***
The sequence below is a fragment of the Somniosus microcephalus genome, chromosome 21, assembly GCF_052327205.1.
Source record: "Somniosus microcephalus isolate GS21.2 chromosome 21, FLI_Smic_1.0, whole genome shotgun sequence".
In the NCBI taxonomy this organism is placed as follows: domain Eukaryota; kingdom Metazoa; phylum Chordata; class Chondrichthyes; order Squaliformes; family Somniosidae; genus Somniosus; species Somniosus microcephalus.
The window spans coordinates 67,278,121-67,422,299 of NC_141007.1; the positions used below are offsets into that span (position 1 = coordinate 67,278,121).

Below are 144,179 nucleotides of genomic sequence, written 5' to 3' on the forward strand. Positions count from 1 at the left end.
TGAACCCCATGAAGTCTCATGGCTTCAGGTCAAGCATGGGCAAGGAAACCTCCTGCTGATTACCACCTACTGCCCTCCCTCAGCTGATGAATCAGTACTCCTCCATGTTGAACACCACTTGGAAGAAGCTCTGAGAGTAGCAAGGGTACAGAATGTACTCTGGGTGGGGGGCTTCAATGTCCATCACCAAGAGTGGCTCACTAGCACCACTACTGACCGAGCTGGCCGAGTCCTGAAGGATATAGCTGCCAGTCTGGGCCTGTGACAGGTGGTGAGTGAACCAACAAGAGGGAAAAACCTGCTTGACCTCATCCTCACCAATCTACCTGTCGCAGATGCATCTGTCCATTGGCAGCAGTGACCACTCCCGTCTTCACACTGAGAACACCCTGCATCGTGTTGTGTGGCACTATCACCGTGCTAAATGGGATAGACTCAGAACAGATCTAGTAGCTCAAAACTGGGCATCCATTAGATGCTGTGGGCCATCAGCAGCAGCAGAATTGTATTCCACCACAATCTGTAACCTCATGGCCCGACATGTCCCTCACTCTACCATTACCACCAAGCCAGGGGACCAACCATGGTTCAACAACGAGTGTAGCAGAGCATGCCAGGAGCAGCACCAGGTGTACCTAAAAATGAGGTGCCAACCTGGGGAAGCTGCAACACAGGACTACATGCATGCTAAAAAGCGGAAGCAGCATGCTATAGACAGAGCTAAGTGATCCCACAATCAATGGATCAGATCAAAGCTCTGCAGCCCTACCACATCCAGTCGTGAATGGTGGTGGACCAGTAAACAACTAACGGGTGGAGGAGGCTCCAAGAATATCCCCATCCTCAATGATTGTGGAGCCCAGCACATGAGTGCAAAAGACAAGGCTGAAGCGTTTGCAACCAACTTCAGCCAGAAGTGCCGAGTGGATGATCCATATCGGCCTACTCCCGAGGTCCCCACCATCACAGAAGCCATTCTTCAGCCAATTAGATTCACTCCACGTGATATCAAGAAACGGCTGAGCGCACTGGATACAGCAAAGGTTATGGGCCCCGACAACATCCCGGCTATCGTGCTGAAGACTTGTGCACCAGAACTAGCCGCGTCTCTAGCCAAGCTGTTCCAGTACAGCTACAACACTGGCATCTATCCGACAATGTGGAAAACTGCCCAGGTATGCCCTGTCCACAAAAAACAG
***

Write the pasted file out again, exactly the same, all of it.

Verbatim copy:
The sequence below is a fragment of the Somniosus microcephalus genome, chromosome 21, assembly GCF_052327205.1.
Source record: "Somniosus microcephalus isolate GS21.2 chromosome 21, FLI_Smic_1.0, whole genome shotgun sequence".
In the NCBI taxonomy this organism is placed as follows: domain Eukaryota; kingdom Metazoa; phylum Chordata; class Chondrichthyes; order Squaliformes; family Somniosidae; genus Somniosus; species Somniosus microcephalus.
The window spans coordinates 67,278,121-67,422,299 of NC_141007.1; the positions used below are offsets into that span (position 1 = coordinate 67,278,121).

Below are 144,179 nucleotides of genomic sequence, written 5' to 3' on the forward strand. Positions count from 1 at the left end.
TGAACCCCATGAAGTCTCATGGCTTCAGGTCAAGCATGGGCAAGGAAACCTCCTGCTGATTACCACCTACTGCCCTCCCTCAGCTGATGAATCAGTACTCCTCCATGTTGAACACCACTTGGAAGAAGCTCTGAGAGTAGCAAGGGTACAGAATGTACTCTGGGTGGGGGGCTTCAATGTCCATCACCAAGAGTGGCTCACTAGCACCACTACTGACCGAGCTGGCCGAGTCCTGAAGGATATAGCTGCCAGTCTGGGCCTGTGACAGGTGGTGAGTGAACCAACAAGAGGGAAAAACCTGCTTGACCTCATCCTCACCAATCTACCTGTCGCAGATGCATCTGTCCATTGGCAGCAGTGACCACTCCCGTCTTCACACTGAGAACACCCTGCATCGTGTTGTGTGGCACTATCACCGTGCTAAATGGGATAGACTCAGAACAGATCTAGTAGCTCAAAACTGGGCATCCATTAGATGCTGTGGGCCATCAGCAGCAGCAGAATTGTATTCCACCACAATCTGTAACCTCATGGCCCGACATGTCCCTCACTCTACCATTACCACCAAGCCAGGGGACCAACCATGGTTCAACAACGAGTGTAGCAGAGCATGCCAGGAGCAGCACCAGGTGTACCTAAAAATGAGGTGCCAACCTGGGGAAGCTGCAACACAGGACTACATGCATGCTAAAAAGCGGAAGCAGCATGCTATAGACAGAGCTAAGTGATCCCACAATCAATGGATCAGATCAAAGCTCTGCAGCCCTACCACATCCAGTCGTGAATGGTGGTGGACCAGTAAACAACTAACGGGTGGAGGAGGCTCCAAGAATATCCCCATCCTCAATGATTGTGGAGCCCAGCACATGAGTGCAAAAGACAAGGCTGAAGCGTTTGCAACCAACTTCAGCCAGAAGTGCCGAGTGGATGATCCATATCGGCCTACTCCCGAGGTCCCCACCATCACAGAAGCCATTCTTCAGCCAATTAGATTCACTCCACGTGATATCAAGAAACGGCTGAGCGCACTGGATACAGCAAAGGTTATGGGCCCCGACAACATCCCGGCTATCGTGCTGAAGACTTGTGCACCAGAACTAGCCGCGTCTCTAGCCAAGCTGTTCCAGTACAGCTACAACACTGGCATCTATCCGACAATGTGGAAAACTGCCCAGGTATGCCCTGTCCACAAAAAACAG